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Re: [pygame] Re: pygame with SDL2 proposal

I would say that many people don't use pygame for more than simple games or experiments, because simple graphics is largely all that it is capable of (and remain playable). I also don't think that the situation that Ian described is what the larger community would want, even if it is useful to him.

Hiding the complexity of the underlying graphics system should be a goal, so that students don't need to get lost in the implementation details. But not providing a way towards modern, high performance graphics is a mistake.

Slow rendering creates a source of frustration and forces people to get hung up on making it playable, when instead they could be applying more gameplay features.

Keeping a Surface-like API, (blit a texture?, reserve surfaces for CPU drawing) backed by textures and a fast framework seems like the way forward. But no developer here wants to commit to it, or even affirm that people want reasonably fast graphics.

Not everyone was raised on C64, NES and 16-bit graphics and they have expectations that computer graphics should be fast. Those systems, I'll add, were hardware accelerated.

On Tue, Mar 21, 2017 at 8:23 AM Thomas Kluyver <takowl@xxxxxxxxx> wrote:
On 21 March 2017 at 12:27, Leif Theden <leif.theden@xxxxxxxxx> wrote:
Students should be taught how textures work, where different memories reside, and that GPUs operate differently than a CPU. At this point I think everyone knows where I stand, so I'll just let it go, since my comments are not being taken seriously.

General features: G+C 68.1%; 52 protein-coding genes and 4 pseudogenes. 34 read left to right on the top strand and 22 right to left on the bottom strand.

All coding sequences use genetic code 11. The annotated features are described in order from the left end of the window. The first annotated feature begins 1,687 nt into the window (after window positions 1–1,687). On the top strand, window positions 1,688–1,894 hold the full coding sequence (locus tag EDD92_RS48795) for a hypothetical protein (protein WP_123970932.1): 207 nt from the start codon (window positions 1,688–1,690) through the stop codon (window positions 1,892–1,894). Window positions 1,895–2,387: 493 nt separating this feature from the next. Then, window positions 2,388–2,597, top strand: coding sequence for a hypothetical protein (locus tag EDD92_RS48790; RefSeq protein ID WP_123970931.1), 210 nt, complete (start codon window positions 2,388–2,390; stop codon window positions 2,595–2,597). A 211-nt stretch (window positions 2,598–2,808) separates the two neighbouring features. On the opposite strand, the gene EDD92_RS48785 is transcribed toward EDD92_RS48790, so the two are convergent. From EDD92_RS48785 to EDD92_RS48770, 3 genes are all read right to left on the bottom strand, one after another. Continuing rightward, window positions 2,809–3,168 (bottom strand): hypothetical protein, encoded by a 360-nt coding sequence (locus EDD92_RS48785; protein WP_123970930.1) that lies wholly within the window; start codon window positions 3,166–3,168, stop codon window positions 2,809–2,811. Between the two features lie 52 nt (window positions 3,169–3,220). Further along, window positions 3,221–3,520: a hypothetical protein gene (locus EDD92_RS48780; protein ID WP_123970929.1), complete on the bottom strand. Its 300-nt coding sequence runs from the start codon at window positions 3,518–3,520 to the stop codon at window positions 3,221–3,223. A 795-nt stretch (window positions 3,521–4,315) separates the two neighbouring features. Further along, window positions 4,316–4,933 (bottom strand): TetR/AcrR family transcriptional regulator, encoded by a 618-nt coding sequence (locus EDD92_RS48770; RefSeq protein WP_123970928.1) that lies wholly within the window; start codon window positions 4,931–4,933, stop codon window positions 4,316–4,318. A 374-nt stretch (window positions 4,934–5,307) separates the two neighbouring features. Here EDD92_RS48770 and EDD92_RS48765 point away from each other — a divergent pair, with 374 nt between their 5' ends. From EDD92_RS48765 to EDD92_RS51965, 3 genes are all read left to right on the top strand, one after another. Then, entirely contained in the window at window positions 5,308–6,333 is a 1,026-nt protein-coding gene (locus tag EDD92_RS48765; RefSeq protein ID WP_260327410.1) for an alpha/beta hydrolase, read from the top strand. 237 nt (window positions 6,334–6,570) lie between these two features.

Leif, I don't think it's true that your comments aren't being taken seriously.

I agree with you that pygame has suffered from a shortage of maintainer time. But I take issue on a couple of other points:

1. I don't think it's realistic to teach all students about memory hierarchies and the differences between GPUs and CPUs, while they're also trying to learn lots of other concepts about how to build a game, and possibly even learning to program. Those are topics people will need to know about if they want to build games more seriously, but a lot of people using pygame are not doing it to build big complex games.

2. As Ian explained, the kinds of games many people build with pygame cannot easily be 'hardware accelerated', because they don't fit GPU work patterns. But there are still a lot of fun and interesting things we can do in CPU-based games! Pygame survives in a niche of people building simple games which don't need great performance. If we can expand that niche, great, but your plan sounds like jumping out of the niche and trying to compete with other higher-performance frameworks, which doesn't sound like a good idea to me.